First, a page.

Background: Antidepressants have unequivocal efficacy as compared with placebo, but many patients have residual symptoms despite a robust response to antidepressant therapy. The purpose of this study is to assess residual symptoms in outpatients who respond acutely to fluoxetine. Method: Two hundred and fifteen outpatients with major depressive disorder as assessed with the Structured Clinical Interview for DSM-III-R (SCID-P) were treated openly with fluoxetine 20 mg/day for 8 Weeks,;One hundred and eight (50.2%) were considered full resportder (final 17-item Hamilton Rating Scale for Depression [HAM-DJ: score ≤ 7). Percentages of full responders who continued, to have subthreshold or full major depressive disorder symptoms were calculated. The relationship between residual symptom and Axis I and Axis II (assessed with SCID-II for personality disorders) comerbidity was assessed. Results: Of the 108 responders 19(17.6%) had no subthreshold or threshold SCID-P major depressive disorder symptoms, while 28 (25.9%) had 1 symptom, and 61 (56.5%) had 2 or more symptoms. No statistically significant relationships. were found between number of residual symptoms and selected Axis I comorbid conditions or total number of Axis II disorders. Conclusion: Less than 20% of full responders to fluoxetine by HAM-D criteria were free of all SCID-P subthreshold and threshold major depressive disorder symptoms after 8 weeks of treatment. While depressed patients benefit from antidepressants, most continue to have some symptoms of depression. The high prevalence of residual symptoms among antidepressant responders suggests the need for further study including whether residual symptoms abate with longer treatment or increased dose of fluoxetine. Other strategies, such as cognitive behavioral therapy, may be needed to address residual symptoms.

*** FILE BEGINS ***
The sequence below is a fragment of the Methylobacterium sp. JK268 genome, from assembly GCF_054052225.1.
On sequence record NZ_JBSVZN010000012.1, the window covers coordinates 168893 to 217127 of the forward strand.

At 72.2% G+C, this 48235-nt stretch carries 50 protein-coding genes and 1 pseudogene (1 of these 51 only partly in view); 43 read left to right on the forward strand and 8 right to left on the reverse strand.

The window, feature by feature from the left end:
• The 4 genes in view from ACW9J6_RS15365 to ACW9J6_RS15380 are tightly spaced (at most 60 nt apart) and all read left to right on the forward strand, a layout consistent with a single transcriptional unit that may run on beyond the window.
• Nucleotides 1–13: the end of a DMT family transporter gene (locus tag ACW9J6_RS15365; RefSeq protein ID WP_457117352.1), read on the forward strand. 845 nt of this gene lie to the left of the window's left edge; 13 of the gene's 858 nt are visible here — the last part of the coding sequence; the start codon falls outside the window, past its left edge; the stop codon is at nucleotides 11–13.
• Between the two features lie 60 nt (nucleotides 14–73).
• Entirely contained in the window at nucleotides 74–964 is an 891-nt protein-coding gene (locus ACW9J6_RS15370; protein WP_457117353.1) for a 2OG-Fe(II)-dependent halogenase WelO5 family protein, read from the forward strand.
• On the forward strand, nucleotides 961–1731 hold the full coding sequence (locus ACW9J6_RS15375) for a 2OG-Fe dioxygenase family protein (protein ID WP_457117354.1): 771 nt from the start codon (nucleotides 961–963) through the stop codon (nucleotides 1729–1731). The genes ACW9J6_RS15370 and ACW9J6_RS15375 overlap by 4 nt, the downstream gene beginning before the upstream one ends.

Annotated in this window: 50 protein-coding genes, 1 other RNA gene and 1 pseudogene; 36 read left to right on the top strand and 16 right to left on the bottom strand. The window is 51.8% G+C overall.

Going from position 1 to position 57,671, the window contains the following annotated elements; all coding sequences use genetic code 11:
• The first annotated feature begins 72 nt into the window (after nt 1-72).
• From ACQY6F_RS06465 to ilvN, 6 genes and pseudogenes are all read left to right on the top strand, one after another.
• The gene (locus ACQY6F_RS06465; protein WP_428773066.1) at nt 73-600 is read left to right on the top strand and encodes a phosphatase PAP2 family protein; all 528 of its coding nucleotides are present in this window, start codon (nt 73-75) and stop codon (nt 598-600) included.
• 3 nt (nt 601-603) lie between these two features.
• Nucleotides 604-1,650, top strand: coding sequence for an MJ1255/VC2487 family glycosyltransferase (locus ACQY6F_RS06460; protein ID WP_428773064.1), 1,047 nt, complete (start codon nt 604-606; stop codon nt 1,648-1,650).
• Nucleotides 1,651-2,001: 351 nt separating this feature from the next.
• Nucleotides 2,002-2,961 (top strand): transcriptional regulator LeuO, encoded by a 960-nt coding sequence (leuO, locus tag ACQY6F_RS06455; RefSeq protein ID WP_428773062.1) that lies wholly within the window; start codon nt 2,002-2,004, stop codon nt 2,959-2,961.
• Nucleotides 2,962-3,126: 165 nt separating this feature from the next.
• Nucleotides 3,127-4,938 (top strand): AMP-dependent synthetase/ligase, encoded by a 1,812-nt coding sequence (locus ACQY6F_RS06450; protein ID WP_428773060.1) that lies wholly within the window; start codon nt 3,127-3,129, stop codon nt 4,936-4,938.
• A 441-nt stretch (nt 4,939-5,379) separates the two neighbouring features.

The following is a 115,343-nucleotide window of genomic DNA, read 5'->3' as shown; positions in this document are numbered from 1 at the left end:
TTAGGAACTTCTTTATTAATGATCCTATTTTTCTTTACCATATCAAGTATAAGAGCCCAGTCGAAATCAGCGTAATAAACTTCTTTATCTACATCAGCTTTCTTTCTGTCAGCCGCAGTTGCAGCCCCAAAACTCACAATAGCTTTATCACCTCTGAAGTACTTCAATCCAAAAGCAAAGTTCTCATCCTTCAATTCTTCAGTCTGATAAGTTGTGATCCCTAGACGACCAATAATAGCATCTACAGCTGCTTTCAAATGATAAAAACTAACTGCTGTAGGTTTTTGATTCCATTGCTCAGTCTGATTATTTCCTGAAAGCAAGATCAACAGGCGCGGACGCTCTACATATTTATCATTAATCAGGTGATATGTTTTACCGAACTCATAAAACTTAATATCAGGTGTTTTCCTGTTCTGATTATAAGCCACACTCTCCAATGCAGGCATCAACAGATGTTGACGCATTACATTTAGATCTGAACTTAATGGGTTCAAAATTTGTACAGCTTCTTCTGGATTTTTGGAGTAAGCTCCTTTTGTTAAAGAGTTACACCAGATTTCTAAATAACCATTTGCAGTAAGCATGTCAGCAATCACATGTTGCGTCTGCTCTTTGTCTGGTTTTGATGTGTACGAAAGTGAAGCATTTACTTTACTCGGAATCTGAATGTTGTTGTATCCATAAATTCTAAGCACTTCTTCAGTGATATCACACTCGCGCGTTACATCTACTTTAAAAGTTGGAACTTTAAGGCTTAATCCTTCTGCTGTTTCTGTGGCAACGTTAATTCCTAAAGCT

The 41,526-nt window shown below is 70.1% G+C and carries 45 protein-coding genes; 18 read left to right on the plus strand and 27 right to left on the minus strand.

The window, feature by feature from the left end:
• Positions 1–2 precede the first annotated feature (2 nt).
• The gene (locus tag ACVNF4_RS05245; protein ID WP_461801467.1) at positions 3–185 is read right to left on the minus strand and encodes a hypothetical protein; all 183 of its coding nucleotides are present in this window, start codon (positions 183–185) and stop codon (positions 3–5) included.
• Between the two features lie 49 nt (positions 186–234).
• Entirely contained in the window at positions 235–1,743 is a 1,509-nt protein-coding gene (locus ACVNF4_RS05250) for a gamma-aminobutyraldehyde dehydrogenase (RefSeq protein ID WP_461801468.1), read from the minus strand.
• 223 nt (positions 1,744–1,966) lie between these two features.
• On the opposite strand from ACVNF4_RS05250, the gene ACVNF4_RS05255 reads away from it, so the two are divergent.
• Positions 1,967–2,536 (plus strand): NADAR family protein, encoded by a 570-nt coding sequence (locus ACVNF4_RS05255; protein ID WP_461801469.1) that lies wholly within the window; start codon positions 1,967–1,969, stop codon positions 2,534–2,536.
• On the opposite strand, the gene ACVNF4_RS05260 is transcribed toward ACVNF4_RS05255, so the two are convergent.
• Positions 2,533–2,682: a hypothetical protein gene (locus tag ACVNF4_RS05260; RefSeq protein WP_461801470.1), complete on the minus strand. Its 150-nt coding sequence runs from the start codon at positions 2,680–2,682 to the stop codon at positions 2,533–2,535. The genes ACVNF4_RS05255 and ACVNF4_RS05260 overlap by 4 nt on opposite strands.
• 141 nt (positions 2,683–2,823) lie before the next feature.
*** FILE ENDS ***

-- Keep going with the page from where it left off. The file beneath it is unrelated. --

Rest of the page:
|Original language||English (US)|
|Number of pages||1|
|Journal||Primary Care Companion to the Journal of Clinical Psychiatry|
|State||Published - Dec 1 1999|
ASJC Scopus subject areas
- Psychiatry and Mental health